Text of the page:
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Genetics and Kidney Disease

Some diseases are said to run in the family, when more than one person in a family has the same kind of illness. And it’s true, some diseases and conditions, such as sickle cell anemia, that can affect multiple family members, are caused by gene variants (also known as mutations) and can be inherited (passed down from parent to child).

However, there are other diseases and conditions that appear to run in families but are not always caused by the variants in a person’s genes. Instead, environmental factors and individual choices such as dietary habits, pollutants, or a combination of genetic and environmental factors can be the reason why a disease develops.

Genetic variants and kidney disease risk

There are some genetic variations in MYH9 and APOL1 genes that are linked to an increased risk of developing kidney disease, especially in under-resourced communities of color.1-4

APOL1 variants and increased likelihood of kidney disease

APOL1 Variants Leading to Increased Likelihood of Kidney Disease Development

The APOL1 risk variant does not seem to increase the risk of developing diabetic kidney disease, however it does appear to increase the risk of end-stage kidney disease in people with high blood pressure by 7 to 11 times.

APOL1 risk variants also increased the incidence of focal segmental glomerulosclerosis (FSGS) by 17 times, HIV-associated nephropathy (kidney disease caused by HIV) by 29 to 89 times and nondiabetic kidney disease by 2 to 4 times, as well as increases in the development of other kidney diseases.

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However, not all people with these genetic variations develop kidney disease. And people can still develop kidney disease without any genetic variant.

So why do people with certain genetic variants develop kidney disease?

We know that genetic variants are not solely responsible for the development of kidney disease. There are other factors that contribute to your kidney disease risk.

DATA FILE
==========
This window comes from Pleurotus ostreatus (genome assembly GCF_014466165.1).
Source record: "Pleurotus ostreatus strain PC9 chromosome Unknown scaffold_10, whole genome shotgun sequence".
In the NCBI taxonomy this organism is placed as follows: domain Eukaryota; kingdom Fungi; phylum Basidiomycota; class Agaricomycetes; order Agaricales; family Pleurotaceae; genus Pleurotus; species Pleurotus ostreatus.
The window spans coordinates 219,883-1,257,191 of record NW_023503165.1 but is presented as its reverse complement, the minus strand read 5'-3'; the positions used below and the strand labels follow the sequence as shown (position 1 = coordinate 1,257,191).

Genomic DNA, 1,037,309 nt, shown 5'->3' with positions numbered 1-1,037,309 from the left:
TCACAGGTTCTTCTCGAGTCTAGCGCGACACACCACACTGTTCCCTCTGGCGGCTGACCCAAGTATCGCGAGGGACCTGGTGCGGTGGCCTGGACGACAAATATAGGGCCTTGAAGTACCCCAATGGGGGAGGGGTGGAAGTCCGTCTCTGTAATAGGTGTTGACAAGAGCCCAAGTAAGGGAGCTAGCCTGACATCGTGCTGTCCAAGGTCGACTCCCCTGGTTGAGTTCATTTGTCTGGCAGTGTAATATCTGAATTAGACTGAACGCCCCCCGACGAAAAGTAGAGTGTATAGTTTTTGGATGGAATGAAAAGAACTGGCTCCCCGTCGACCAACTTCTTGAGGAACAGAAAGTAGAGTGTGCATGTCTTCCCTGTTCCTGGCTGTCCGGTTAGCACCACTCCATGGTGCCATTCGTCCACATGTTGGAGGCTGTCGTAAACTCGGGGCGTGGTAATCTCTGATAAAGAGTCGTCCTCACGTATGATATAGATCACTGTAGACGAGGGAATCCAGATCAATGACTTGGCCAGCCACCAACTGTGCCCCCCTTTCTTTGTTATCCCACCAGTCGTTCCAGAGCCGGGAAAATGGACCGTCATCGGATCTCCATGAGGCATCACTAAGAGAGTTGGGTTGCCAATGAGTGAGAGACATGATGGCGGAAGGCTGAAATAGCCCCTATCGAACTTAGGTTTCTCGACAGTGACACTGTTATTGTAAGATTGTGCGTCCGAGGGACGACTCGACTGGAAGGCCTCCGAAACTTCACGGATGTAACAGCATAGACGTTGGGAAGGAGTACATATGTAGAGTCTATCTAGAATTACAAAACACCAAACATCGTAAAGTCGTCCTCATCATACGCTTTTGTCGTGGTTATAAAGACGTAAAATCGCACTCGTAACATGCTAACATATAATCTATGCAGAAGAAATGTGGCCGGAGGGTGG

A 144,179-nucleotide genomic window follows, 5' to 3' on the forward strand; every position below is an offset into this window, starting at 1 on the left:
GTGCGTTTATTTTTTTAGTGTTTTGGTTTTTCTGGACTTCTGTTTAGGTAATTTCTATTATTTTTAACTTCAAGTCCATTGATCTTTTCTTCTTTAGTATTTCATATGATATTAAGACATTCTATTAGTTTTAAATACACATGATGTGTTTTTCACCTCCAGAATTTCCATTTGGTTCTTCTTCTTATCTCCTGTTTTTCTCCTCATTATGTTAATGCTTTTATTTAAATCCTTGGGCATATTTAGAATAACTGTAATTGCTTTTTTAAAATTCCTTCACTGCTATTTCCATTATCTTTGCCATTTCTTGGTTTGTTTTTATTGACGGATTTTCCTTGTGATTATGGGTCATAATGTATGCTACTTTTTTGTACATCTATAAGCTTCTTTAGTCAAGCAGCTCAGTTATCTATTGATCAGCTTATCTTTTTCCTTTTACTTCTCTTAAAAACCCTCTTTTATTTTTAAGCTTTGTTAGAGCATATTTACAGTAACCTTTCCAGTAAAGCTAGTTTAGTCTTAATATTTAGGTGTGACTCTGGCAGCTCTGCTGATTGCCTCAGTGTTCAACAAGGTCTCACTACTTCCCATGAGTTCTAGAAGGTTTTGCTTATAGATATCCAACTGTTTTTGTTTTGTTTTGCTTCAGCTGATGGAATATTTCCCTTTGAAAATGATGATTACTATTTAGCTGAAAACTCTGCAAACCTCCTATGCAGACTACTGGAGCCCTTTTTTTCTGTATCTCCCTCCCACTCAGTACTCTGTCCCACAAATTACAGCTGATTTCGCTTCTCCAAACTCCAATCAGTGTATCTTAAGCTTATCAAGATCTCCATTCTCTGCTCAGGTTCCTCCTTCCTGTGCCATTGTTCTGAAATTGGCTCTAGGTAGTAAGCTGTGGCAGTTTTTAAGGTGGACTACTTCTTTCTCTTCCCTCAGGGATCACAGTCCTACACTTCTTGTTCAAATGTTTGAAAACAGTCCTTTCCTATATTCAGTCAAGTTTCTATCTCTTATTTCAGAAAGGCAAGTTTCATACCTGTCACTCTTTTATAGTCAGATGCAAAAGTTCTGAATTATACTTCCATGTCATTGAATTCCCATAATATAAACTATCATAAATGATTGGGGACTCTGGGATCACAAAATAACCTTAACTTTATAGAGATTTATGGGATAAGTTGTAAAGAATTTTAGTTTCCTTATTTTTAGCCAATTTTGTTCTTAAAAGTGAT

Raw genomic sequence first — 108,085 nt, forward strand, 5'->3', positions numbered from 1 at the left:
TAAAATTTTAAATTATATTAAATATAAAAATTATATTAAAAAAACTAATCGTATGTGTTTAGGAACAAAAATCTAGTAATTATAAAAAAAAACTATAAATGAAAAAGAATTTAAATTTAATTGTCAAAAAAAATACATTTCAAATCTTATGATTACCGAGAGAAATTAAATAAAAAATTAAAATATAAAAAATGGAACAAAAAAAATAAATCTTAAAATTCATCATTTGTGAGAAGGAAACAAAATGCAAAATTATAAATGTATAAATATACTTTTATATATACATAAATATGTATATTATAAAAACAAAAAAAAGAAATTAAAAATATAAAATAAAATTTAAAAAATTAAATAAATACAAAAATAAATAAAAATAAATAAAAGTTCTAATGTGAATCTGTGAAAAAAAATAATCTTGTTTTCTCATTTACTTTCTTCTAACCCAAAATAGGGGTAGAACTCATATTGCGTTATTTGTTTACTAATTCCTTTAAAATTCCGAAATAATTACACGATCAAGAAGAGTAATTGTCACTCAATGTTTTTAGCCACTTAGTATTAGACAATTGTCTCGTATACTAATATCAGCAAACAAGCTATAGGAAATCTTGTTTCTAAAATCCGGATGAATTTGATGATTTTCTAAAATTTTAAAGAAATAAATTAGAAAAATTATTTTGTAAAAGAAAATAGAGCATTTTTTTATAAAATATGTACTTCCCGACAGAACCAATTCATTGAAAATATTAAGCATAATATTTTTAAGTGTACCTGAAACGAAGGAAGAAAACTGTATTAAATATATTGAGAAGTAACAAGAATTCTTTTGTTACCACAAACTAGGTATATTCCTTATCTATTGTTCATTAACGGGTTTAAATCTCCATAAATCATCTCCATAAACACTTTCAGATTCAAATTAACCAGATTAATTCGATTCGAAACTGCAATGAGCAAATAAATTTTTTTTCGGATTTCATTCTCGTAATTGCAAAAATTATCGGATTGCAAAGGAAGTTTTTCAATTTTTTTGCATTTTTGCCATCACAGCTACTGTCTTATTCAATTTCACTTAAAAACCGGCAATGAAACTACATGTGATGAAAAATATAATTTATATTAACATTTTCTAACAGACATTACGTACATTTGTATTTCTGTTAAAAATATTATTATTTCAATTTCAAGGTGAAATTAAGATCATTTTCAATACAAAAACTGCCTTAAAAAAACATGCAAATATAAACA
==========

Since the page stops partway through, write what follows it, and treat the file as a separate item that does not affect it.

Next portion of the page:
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For many, the risk of developing kidney disease is not because of any one single reason, but due to a number of factors.

Environmental and social factors play a role in influencing and changing the way genes work. Some of the different types of factors include having more than one disease (for example, high blood pressure or diabetes), where you live, work, and play.

While all these factors present challenges and obstacles to good health, there are also individual decisions and personal choices, which contribute to an increased risk of developing kidney disease. Some of these personal decisions include choosing to smoke, not being physically active or exercising, eating unhealthy foods, ignoring your mental health, and other individual behaviors and choices you make in your everyday life.

The illustration below shows how genetic variants, when combined with other factors, can increase your risk of developing several types of kidney diseases.

Factors contributing to kidney disease

Factors contributing to kidney disease venn diagram
*Source: Wanner N, Bechtel-Walz W. Epigenetics of kidney disease. Cell Tissue Res. 2017 Jul;369(1):75-92. doi: 10.1007/s00441-017-2588-x. Epub 2017 Mar 13. PMID: 28286899.

While more research is needed, it’s important that we understand the large role genetics and other factors play in the development of kidney disease. While a genetic variant may put someone at increased risk for kidney disease, there are other factors that are likely to be the trigger for disease development to begin.


  1. Dummer PD, Limou S, Rosenberg AZ, et al. APOL1 kidney disease risk variants—an evolving landscape. Semin Nephrol. 2015;35:222-236.
  2. Kao WH, Klag MJ, Meoni LA, et al. MYH9 is associated with nondiabetic end-stage renal disease in African Americans. Nat Genet. 2008;40:1185-1192.
  3. Leak TS, Perlegas PS, Smith SG, et al. Variants in intron 13 of the ELMO1 gene are associated with diabetic nephropathy in African Americans. Ann Hum Genet. 2019;73:152-159.
  4. Guan M, Keaton JM, Dimitrov L, et al. An exome-wide association study for Type 2 diabetes–attributed end-stage kidney disease in African Americans. Kidney Int Rep. 2018;3:867-878.
  5. Cañadas-Garre M, Anderson K, Cappa R, et al. Genetic susceptibility to chronic kidney disease—some more pieces for the Heritability Puzzle. Front Genet. 2019;10:453.

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